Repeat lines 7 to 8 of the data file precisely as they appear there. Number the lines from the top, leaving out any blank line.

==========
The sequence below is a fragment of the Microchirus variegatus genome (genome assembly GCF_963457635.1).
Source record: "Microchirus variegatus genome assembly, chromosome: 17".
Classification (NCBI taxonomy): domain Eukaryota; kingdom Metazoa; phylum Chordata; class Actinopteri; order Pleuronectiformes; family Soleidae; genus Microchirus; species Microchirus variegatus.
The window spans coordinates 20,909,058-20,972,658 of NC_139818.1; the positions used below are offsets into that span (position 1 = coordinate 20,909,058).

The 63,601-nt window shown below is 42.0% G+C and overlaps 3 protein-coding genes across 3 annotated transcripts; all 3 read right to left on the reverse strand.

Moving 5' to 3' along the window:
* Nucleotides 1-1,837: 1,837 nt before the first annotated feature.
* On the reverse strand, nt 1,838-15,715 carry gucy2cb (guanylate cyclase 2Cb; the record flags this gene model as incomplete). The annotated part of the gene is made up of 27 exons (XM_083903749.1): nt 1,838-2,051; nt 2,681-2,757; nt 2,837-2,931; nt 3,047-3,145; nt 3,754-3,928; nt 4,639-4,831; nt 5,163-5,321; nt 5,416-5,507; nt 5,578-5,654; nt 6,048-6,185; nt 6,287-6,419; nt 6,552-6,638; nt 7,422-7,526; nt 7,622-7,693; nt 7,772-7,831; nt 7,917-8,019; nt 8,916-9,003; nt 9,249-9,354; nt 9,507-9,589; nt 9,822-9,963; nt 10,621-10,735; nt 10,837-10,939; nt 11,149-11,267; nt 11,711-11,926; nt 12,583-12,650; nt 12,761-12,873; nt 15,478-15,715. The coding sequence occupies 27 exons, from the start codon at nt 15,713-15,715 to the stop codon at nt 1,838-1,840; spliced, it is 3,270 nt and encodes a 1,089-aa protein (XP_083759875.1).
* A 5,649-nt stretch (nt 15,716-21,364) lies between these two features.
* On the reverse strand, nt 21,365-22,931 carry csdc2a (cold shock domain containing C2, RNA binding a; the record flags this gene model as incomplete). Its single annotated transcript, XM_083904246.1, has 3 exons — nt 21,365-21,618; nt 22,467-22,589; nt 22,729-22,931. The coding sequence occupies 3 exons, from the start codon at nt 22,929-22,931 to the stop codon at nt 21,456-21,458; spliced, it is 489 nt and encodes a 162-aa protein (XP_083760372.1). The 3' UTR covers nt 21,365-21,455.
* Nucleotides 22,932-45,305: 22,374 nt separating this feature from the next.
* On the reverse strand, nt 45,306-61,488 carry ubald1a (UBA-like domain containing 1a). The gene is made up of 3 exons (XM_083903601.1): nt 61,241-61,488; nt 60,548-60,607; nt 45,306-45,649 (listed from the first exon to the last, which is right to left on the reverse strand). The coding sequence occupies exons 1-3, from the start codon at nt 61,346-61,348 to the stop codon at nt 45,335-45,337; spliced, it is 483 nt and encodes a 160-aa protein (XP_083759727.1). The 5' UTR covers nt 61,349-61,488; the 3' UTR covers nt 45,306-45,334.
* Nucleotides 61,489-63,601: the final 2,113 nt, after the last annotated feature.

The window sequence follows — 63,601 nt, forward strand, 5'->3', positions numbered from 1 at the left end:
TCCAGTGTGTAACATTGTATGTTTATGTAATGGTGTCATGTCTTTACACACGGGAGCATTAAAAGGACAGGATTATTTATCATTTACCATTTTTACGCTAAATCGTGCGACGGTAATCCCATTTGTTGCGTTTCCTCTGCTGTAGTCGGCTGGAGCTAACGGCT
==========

* Nucleotides 1-1,837: 1,837 nt before the first annotated feature.
* On the reverse strand, nt 1,838-15,715 carry gucy2cb (guanylate cyclase 2Cb; the record flags this gene model as incomplete). The annotated part of the gene is made up of 27 exons (XM_083903749.1): nt 1,838-2,051; nt 2,681-2,757; nt 2,837-2,931; nt 3,047-3,145; nt 3,754-3,928; nt 4,639-4,831; nt 5,163-5,321; nt 5,416-5,507; nt 5,578-5,654; nt 6,048-6,185; nt 6,287-6,419; nt 6,552-6,638; nt 7,422-7,526; nt 7,622-7,693; nt 7,772-7,831; nt 7,917-8,019; nt 8,916-9,003; nt 9,249-9,354; nt 9,507-9,589; nt 9,822-9,963; nt 10,621-10,735; nt 10,837-10,939; nt 11,149-11,267; nt 11,711-11,926; nt 12,583-12,650; nt 12,761-12,873; nt 15,478-15,715. The coding sequence occupies 27 exons, from the start codon at nt 15,713-15,715 to the stop codon at nt 1,838-1,840; spliced, it is 3,270 nt and encodes a 1,089-aa protein (XP_083759875.1).